CAMP HUMPHREYS, Republic of Korea — "It's a win for our patients and our staff!"
Three years of dedication to activating the robotic surgical system at the Brian D. Allgood Army Community Hospital, or BDAACH, came to fruition on May 16.
General surgeons at BDAACH recently performed successful robot-assisted surgeries. With this new capability, many surgical patients can be cared for at BDAACH instead of traveling stateside or to host nation network hospitals for more complicated surgeries.
Since the hospital's relocation from U.S. Army Garrison-Yongsan and the opening of the new medical facility at Camp Humphreys in 2019, its surgical department has continued a collective effort to implement this new surgical technology. The effort did not waver, even during the pandemic.
Maj. Alexander Friedman, a general surgeon who spearheaded the project since arriving on the peninsula, shared how rewarding it was to see robotic surgeries finally validated.
"It took the team a couple of years to get the equipment required and get everything shipped to Korea," Friedman said. "It was a quite more hands-on project than I expected but that makes it more rewarding."
Friedman recalled the memories of ordering different parts of the robotics system and conducting an inventory of equipment which sometimes made the operating room staff dive into multiple packages shipped from the States.
Friedman said all that hard work was possible because the team was determined to provide an additional surgical capability that will ultimately increase options and improve patient outcomes.
"Our team had two firm goals while working to bring this enhanced technology to the facility: first and foremost, better patient experience and second, more training opportunities for the surgeons and [operating room] staff stationed in Korea," said Friedman.
Patients who undergo robot-assisted laparoscopic surgery have less blood loss, shorter hospital stays, and faster recovery thanks to the da Vinci surgical system as compared to open surgery.
In addition, the da Vinci robotic surgical system provides the surgeon with an advanced set of equipment to employ in performing robot-assisted, minimally invasive surgery. Surgeons may now offer patients more choices of laparoscopic procedures for other specialties, such as colorectal, gynecological and urologic surgeries.
The da Vinci system translates the surgeon's hand gestures at the console into real-time motion with fully wristed instruments during the procedure with a higher range of motion than standard laparoscopic instruments. The da Vinci vision system also provides a three-dimensional high-definition and magnified view of the operating area. Surgeons can use one or several instruments at a time due to the various tool size.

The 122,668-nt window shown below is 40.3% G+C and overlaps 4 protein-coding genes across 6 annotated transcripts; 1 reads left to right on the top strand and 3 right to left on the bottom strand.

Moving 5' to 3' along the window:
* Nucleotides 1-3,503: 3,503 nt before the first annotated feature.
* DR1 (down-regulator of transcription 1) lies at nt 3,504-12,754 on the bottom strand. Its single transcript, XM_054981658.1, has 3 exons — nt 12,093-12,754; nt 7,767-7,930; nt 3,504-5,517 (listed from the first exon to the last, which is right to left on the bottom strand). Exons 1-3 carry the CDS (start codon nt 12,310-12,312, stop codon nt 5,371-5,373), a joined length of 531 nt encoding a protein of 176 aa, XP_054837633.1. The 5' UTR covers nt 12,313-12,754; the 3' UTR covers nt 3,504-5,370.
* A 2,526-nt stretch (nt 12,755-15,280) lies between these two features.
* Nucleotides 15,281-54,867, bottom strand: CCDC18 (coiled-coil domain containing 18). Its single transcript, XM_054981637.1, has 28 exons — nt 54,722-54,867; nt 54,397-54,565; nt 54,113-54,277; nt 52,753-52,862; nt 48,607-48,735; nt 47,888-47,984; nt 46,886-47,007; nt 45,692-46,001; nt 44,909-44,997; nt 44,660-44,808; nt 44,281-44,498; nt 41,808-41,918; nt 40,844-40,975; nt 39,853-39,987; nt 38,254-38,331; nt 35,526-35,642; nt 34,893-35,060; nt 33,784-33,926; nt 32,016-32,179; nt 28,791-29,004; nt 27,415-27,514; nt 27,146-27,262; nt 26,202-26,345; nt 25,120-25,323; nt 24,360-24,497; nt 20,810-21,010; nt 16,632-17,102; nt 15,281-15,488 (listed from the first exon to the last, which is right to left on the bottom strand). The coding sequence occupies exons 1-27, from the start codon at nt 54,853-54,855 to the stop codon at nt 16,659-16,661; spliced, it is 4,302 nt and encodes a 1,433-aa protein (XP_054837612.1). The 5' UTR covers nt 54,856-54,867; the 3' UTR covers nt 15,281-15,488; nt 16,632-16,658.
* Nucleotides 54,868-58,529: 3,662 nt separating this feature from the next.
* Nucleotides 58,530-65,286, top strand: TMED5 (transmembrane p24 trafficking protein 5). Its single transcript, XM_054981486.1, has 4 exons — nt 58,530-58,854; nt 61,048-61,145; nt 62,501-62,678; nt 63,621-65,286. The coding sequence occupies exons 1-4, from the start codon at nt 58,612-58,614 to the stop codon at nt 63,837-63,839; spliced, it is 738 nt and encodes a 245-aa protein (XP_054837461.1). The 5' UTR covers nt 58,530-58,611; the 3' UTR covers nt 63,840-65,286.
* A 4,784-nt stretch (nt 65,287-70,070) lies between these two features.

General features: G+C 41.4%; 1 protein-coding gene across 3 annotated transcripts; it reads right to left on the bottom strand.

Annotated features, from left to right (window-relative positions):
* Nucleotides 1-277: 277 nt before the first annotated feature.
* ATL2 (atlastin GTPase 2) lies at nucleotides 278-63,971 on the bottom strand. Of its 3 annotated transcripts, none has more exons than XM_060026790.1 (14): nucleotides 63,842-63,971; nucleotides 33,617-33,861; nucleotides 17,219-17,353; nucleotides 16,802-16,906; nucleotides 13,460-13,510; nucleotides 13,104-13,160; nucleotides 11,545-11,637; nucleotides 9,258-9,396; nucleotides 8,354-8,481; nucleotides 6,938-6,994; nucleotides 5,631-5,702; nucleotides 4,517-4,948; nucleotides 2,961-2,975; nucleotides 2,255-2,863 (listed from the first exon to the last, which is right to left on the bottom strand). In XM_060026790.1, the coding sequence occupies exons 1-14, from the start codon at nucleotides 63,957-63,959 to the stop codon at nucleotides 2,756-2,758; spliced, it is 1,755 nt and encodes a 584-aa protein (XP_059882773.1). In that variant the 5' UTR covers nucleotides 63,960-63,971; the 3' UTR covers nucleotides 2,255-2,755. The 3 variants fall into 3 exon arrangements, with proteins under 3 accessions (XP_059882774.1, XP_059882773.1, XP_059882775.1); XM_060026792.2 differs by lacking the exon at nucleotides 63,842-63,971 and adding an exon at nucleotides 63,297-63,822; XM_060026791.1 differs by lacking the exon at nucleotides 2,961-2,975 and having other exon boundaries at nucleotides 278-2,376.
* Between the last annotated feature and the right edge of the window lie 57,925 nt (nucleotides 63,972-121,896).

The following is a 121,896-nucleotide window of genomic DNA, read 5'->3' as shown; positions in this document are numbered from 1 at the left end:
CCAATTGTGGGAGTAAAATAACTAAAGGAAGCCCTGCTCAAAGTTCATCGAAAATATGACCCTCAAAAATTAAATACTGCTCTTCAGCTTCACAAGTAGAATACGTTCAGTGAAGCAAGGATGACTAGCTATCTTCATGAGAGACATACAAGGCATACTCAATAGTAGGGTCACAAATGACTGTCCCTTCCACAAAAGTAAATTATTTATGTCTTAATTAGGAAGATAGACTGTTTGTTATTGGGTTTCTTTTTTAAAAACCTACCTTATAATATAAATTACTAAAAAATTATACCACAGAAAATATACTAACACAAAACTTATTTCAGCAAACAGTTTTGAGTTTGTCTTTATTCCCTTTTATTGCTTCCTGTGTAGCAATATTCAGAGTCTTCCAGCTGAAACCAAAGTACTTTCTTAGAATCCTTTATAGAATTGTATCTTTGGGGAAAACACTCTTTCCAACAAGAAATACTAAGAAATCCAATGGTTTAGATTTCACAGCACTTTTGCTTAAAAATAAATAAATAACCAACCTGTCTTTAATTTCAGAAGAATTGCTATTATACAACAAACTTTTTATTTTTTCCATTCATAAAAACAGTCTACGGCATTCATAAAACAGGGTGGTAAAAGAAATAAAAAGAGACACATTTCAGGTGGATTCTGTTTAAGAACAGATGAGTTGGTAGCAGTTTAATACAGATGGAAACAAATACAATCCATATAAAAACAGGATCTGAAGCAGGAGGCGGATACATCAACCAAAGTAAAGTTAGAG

Nowadays, most surgeons are trained in robotic surgery during their residency programs. All general surgeons at BDAACH are certified to perform robotic surgeries. By having the da Vinci system at BDAACH, surgeons will be able to maintain and advance their skills. In turn, the operating room staff will also receive relevant and updated training in support of robotic surgery.
Friedman said the robot's arms do not necessarily make surgeries less complicated. Instead, they give surgeons an enhanced and consistent operating capability, especially during extended operations. The da Vinci system is also expected to increase the number of surgeries the OR can offer, since the system requires only one surgeon and reduces fatigue.
In preparation for the validation process, the operating room team made multiple visits to the robotics surgery training center in Seoul to ensure they were up to date and familiar with the entire processes and procedures. A surgeon proctor from a military hospital in the United States was invited to oversee the program and validate the equipment, as well as the personnel who would operate it.
Friedman said the first week of robotic surgeries went very well. He was happy that BDAACH can offer more surgeries, especially types of surgeries that were not available in the past. He also shared his excitement about the ability to take care of more patients at BDAACH.
Not every surgery will require robotic surgery; the first week consisted mostly of general surgery cases. However, the urology and OB/GYN departments are projected to utilize this equipment in the future on a case-by-case basis.
"It feels great to bring this facility up to the level of all the other medical centers in the Army," Friedman said. "Now we can offer the same level of care as other military treatment facilities in the states and the level of care you get from the civilian side as well."
Col. Huy Luu, a physician who serves as BDAACH's commander, said the da Vinci system would improve the hospital's health care delivery.
"We are so pleased to announce that BDAACH can now leverage this cutting-edge medical technology to enhance clinical operations, safety, and satisfaction for both the patients and staff," Luu said. "Our number one priority is always our patients. We will ensure the safety and quality of care for our patients while providing our staff with the most up-to-date training platforms."